0:15:38 – Speaker 2
Okay, so I have a whole chapter in my book. It’s called talk a practical approach to cyber parenting and open communication. I have a whole chapter devoted to social media and some Conversations that we had before we implemented the first social media platform, because I saw I mean, I know I struggle with social media there are some things when I’m scrolling through and I wanted to help my teenager process this. So I wanted to go over a couple of those key points that I mentioned in my book.
0:16:06 – Speaker 1
One of the big ones is popularity. Yep, kids want likes and if we’re being completely honest here, don’t we all don’t we all? Want to be liked in a general sense and then you kind of boost that into this social media platform and it is intense, hard to process as an adult. So imagine as a teen, tween or kid trying to go through this and being liked or not like. That’s a lot.
0:16:33 – Speaker 2
Yeah, yeah. And then you, you know, you go into the self-esteem, like what if you don’t get the likes, but all your friends get the likes, so what’s wrong with me? And then it becomes this you know, internal conflict.
0:16:43 – Speaker 1
That’s happening and instead of just posting, like a picture or statement or truth, because it’s important to you, you’re thinking how can I put this, or or how should I post it so that I get more likes? And so you start to change your behavior.
0:16:57 – Speaker 2
Well, the other thing is you really learn about popularity when you’re on social media and our kids really see, because they know when they’re not invited to the party. Yes, you know, when we were growing up you didn’t get invited to a party. You may have heard about it at school, but it was highly unlikely that you really knew all these parties were going on.
0:17:13 – Speaker 1
Yeah, I mean, it was kind of like you’re hurt in the moment and then you can kind of move on because the party’s over and life goes on.
0:17:20 – Speaker 2
But today that a shift has happened and we get back to that parenting shift that we must recognize. So when our kids don’t get invited to the party, they know it now because it’s all on social media FOMO. I don’t know if you know what that stands for F O MO. Kids use it when they’re texting, when they’re communicating online. It’s the fear of missing out.
0:17:42 – Speaker 1
I Think we can all relate to that. You know, even as adults, we see something before the fact or even after the fact that’s going on, and maybe it’s not even something we’re interested in or something that we would normally do, but maybe we’re missing out on something. And our kids Experience that all the time, and it’s a big time on social media because it’s being blasted before them every detail, every experience, and so they start to have this FOMO.
0:18:10 – Speaker 2
Well, and the other thing is it can be downright hurtful because some things that kids do is, even if you are invited to the party say, a child didn’t want you at that party they will tag a group picture and they will tag every person but you and that’s kind of the kids way of saying you were at the party but I didn’t want you at the party. So this happens like this is this happens, and so the popularity conversation and this fear of missing out. I started it a year before we got on social media, before my team got on social media, and we really talked about what is the purpose of getting on this platform and one of the things that I told her was hey, it is not to get likes, it is not to post a post every party you get invited to because other kids are gonna feel left out. You know we need to have empathy for the kids who aren’t getting invited to the things you’re getting invited to.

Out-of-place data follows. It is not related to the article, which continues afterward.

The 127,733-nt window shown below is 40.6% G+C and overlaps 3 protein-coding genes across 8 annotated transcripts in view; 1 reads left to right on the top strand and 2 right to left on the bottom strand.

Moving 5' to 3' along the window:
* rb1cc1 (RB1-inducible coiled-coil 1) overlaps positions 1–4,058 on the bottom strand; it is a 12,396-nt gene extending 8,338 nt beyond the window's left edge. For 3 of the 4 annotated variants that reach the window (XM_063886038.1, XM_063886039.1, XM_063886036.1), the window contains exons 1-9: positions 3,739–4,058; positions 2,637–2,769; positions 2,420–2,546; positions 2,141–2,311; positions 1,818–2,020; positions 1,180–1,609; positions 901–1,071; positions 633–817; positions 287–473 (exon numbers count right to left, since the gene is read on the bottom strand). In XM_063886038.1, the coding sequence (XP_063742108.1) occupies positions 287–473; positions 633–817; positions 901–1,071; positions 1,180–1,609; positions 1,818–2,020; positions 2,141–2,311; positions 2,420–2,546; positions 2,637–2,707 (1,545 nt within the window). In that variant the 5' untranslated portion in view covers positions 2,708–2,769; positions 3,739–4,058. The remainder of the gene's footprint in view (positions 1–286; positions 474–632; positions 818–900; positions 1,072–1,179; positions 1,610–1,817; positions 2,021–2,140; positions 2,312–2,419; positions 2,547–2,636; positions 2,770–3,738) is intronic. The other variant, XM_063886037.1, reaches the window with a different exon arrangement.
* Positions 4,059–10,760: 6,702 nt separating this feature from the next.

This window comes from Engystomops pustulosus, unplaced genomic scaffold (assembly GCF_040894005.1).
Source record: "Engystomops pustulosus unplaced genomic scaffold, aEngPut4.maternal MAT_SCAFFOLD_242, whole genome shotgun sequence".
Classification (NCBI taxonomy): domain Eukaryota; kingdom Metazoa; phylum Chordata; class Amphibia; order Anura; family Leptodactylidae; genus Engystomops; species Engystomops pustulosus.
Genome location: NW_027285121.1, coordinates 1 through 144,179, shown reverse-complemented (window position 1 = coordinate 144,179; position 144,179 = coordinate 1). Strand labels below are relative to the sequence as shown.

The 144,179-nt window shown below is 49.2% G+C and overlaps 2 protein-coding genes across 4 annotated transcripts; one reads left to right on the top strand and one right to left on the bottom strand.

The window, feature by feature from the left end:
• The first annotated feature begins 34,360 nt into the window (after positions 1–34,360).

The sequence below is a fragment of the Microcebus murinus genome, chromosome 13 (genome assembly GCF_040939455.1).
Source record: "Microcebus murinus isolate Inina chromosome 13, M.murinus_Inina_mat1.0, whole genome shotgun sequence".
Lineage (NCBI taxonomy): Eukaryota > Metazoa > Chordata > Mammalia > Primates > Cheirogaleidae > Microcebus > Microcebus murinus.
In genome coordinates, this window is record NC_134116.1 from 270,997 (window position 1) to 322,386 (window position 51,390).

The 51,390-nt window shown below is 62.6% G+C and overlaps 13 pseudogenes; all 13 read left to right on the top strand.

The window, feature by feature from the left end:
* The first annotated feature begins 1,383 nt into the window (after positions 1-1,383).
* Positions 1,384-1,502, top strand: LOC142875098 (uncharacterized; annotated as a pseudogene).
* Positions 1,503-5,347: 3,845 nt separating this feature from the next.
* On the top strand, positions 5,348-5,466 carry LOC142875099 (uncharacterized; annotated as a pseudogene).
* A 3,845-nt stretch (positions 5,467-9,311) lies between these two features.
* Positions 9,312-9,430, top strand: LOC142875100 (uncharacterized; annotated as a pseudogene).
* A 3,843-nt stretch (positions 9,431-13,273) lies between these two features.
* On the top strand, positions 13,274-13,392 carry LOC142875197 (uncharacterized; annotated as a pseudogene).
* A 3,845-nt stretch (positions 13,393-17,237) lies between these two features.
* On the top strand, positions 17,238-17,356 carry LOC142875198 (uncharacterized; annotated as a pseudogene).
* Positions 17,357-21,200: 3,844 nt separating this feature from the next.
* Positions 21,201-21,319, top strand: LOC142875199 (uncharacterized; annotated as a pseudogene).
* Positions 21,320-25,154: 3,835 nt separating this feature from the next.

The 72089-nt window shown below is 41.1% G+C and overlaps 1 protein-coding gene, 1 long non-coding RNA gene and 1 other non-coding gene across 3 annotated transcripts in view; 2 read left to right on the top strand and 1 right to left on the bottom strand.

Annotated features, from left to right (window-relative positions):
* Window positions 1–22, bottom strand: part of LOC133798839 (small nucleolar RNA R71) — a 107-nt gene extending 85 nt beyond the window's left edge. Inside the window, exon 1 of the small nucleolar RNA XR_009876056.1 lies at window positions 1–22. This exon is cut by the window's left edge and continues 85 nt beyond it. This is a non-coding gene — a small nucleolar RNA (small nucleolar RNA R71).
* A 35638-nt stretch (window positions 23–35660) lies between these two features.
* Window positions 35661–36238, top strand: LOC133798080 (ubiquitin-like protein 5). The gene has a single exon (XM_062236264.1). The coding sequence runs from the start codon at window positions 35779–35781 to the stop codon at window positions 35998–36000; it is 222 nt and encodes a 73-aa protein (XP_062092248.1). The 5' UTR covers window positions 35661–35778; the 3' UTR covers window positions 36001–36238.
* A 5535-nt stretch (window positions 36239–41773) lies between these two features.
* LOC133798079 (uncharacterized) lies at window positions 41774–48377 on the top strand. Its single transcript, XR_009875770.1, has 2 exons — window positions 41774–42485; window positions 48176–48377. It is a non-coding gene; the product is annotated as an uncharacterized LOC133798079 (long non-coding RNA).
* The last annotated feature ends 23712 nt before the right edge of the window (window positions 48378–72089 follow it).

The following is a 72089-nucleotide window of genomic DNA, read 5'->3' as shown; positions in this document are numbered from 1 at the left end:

And then also, you know it’s just really we wanna share a little bit of our lives with an outer group of circle friends. You know these aren’t our inner circle friends. These are kids we know at school. You know we know them in real life, but they’re not our inner circle. They’re not. We don’t get on social media and share all of our private situations and every feeling that we have or every food that we eat. It’s just not something that we post all of our business. But if there’s a moment in your life when it’s a big moment and you wanna share, it, you can share it Absolutely and we need to definitely model that.
0:19:38 – Speaker 1
You know, as parents, it’s such a big thing. I see it all the time at parties with families, I know, and the moms or the dads are over here taking pictures of every moment and some people are in the picture, some are not. We need to model what that looks like for our kids in every one of these situations.
0:19:54 – Speaker 2
Yeah, I love Luke 626, the message version. It says my task is to be true, not popular, and so if you can instill in your kiddo you know that the overall goal is not to be popular, before you implement social media, you’re one ahead of the game, cause it solves a lot of issues about not getting invited and not getting the likes and you can talk through those as they come up Exactly If you haven’t had this conversation with your kiddo and you know they’re struggling with it, it is not too late.
0:20:25 – Speaker 1
You’ll hear us say that all the time. It is never too late to sit down and talk with them about truth and biblical scripture. That will give them a touch point, something to stand on when they’re struggling through these things.
0:20:36 – Speaker 2
Another thing comparisons. This is another conversation in jealousy. So you know, have you ever been scrolling through your Facebook feed cam and you’re like, oh, there’s Beth, she’s in the Bahamas for the third time in less than four months and oh, they just bought their fourth house there?
0:20:54 – Speaker 1